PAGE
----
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Planning for extra costs when buying a home

Homes are expensive, but it isn't just the mortgage. Learn to look beyond the sale price to see—and plan for—the extra expenses.

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Planning for Extra Costs when Buying a Home

Whether you’re a first time homeowner, or you’re just refinancing, it’s always good to have a plan for the extra costs that can come with your new mortgage.

Before you even think about buying a home, you’ve got to make sure your credit score is in good shape. Because those three little numbers make a very big difference when it comes to what kind of interest rate you can get on a loan or how much you’ll need for a down payment.

And if your score isn’t great, you may not even be approved for a loan at all. So go ahead and check your credit report by visiting, or get your score by contacting one of the major credit bureaus like Equifax, Experian or TransUnion. If you find that you fall into the lower range, it’s not the end of the world, because there are lots of ways to get back on track. Watching some of our videos like, “Building Credit and Keeping Yours Healthy” or “What Really Goes into Your Credit Score,” can give you some great tips.

When you're buying a home, there are all kinds of costs to consider. First, there's the down payment. The more you put down the better. In fact, a great money habit is to put 20% of the cost of the home down. Because not only will it help you get a better interest rate and lower your monthly payments. It will also prevent you from having to pay for what's called Private Mortgage Insurance, or PMI. PMI is a type of insurance that lenders require you to pay if you don't have 20% to put down. It protects them if you default on your loan. And it doesn't come cheap. PMI can end up costing you around 2% of your total loan amount depending on how much you put down. This payment can be required upfront, or is sometimes rolled into your monthly mortgage payment as an additional monthly fee. The good news is, that with some loans, you won't have to pay PMI forever. But you should check with your lender for more details on that.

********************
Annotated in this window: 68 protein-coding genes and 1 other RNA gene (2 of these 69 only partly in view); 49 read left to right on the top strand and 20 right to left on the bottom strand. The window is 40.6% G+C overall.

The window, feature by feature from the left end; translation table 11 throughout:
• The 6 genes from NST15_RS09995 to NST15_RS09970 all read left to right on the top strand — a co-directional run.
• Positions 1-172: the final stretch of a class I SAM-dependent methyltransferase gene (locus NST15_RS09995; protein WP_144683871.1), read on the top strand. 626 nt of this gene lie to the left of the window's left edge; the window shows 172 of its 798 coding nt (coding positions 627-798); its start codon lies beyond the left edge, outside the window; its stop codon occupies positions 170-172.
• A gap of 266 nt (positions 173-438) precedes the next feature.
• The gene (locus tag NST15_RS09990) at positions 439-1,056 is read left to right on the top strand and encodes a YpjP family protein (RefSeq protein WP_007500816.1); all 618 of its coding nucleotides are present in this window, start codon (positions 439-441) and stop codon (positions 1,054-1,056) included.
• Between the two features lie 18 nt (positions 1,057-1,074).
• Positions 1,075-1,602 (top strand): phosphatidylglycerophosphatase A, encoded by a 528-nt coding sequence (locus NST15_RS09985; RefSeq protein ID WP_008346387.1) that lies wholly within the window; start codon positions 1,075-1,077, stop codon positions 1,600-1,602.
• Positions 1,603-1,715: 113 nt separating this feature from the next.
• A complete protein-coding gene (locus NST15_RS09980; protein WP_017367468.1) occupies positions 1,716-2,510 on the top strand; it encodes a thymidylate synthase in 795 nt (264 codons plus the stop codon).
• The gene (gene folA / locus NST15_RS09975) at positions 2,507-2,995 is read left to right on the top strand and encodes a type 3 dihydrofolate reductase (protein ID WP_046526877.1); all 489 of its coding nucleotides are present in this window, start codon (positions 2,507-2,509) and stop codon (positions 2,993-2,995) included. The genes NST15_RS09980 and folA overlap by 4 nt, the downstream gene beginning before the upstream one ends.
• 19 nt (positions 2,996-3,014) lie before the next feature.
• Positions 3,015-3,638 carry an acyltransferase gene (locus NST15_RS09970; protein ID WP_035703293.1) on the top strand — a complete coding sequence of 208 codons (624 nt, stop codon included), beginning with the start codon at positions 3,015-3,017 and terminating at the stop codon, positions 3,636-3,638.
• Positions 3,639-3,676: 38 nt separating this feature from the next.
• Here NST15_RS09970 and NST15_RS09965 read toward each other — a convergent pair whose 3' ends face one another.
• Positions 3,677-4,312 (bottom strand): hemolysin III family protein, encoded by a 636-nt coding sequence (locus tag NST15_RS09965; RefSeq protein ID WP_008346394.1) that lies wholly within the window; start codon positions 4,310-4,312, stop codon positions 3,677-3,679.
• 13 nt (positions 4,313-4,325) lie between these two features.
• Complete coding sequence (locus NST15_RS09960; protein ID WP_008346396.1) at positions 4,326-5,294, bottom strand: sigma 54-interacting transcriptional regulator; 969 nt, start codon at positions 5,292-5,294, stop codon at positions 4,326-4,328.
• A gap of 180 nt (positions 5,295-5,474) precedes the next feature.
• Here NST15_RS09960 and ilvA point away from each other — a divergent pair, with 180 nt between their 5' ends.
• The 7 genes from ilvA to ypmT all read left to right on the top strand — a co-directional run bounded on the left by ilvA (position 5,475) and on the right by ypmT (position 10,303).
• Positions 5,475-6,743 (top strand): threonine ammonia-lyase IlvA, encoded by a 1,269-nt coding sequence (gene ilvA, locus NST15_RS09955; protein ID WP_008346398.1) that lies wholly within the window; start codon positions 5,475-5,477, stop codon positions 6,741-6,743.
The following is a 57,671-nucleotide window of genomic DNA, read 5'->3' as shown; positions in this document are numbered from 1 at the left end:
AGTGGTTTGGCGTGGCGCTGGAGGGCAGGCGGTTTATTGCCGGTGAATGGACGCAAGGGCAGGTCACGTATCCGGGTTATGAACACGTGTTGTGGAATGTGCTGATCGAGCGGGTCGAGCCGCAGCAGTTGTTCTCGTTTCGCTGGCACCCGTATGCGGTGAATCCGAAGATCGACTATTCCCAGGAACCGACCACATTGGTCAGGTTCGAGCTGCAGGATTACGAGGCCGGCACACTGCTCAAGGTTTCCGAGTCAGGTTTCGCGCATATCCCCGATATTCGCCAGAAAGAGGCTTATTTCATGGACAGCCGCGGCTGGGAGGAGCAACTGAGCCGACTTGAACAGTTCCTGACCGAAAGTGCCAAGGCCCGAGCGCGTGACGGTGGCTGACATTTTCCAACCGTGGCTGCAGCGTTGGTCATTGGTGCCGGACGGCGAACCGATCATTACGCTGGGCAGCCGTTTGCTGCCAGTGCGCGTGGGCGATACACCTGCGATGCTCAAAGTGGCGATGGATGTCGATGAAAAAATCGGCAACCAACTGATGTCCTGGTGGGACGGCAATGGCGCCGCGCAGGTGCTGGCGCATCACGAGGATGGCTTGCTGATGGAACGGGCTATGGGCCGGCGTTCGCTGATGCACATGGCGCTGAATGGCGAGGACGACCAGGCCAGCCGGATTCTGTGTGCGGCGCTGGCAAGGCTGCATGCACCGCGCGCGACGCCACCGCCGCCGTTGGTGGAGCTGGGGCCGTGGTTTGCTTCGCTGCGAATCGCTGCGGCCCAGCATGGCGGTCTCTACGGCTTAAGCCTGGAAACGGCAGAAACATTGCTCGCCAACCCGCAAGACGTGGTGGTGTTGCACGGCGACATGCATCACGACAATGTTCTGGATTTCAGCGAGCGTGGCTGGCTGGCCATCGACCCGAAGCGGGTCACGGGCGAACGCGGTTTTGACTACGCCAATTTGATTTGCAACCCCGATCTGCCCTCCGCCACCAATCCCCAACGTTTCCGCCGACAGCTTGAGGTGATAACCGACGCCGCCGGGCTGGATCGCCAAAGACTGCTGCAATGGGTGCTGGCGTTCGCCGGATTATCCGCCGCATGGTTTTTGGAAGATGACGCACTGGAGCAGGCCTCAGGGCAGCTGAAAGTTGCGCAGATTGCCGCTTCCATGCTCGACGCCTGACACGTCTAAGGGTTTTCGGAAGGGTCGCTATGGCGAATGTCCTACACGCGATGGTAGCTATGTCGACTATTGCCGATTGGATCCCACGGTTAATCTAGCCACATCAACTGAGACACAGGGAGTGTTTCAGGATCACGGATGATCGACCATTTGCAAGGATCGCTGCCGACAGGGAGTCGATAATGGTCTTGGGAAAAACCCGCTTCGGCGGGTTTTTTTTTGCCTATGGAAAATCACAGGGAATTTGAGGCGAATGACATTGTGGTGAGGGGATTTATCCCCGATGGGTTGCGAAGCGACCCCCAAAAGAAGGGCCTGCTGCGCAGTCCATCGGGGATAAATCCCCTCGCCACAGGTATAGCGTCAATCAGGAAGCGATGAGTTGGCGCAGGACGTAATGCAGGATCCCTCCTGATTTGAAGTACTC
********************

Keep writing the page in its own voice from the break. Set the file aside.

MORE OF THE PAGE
If you don't have 20% to put down, you're not necessarily locked out of buying altogether. There are a variety of government programs that may let you put as little as 3.5% down. But you should carefully consider all of the monthly and annual costs that come along with owning before you make a move. Because having enough to swing a down payment won’t help you if you can’t make your monthly mortgage payments down the line or if you’ve depleted your savings and your furnace suddenly breaks. For more information on these types of programs, watch our video "Understanding alternative mortgage options."

Another thing to plan for is closing costs. That can include things like title insurance, appraisals, and attorney fees. Closing costs can run you an additional 3% to 7% of the total loan amount and that’s also on top of your down payment, so be aware. And let’s not forget about those unanticipated expenses like increased energy costs, new appliances, homeowners’ association fees, or simply the cost to keep your yard looking nice. So make sure you’re prepared to budget for all of these things. It’s also not a bad idea to start an emergency fund just in case something pops up that you weren’t expecting. We have a video that can help you with that called “Create a Safety Net for Life’s Unexpected Events.”

Knowing and understanding the extra costs that make up a new mortgage is always part of a great foundation to have when it comes to home ownership. So now that you’re ready, why not take the next step and learn exactly what goes into the cost of your monthly payments with our video “What makes up a mortgage payment.”

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The material provided on this website is for informational use only and is not intended for financial or investment advice. Bank of America and/or its partners assume no liability for any loss or damage resulting from one's reliance on the material provided. Please also note that such material is not updated regularly and that some of the information may not therefore be current. Consult with your own financial professional when making decisions regarding your financial or investment management.

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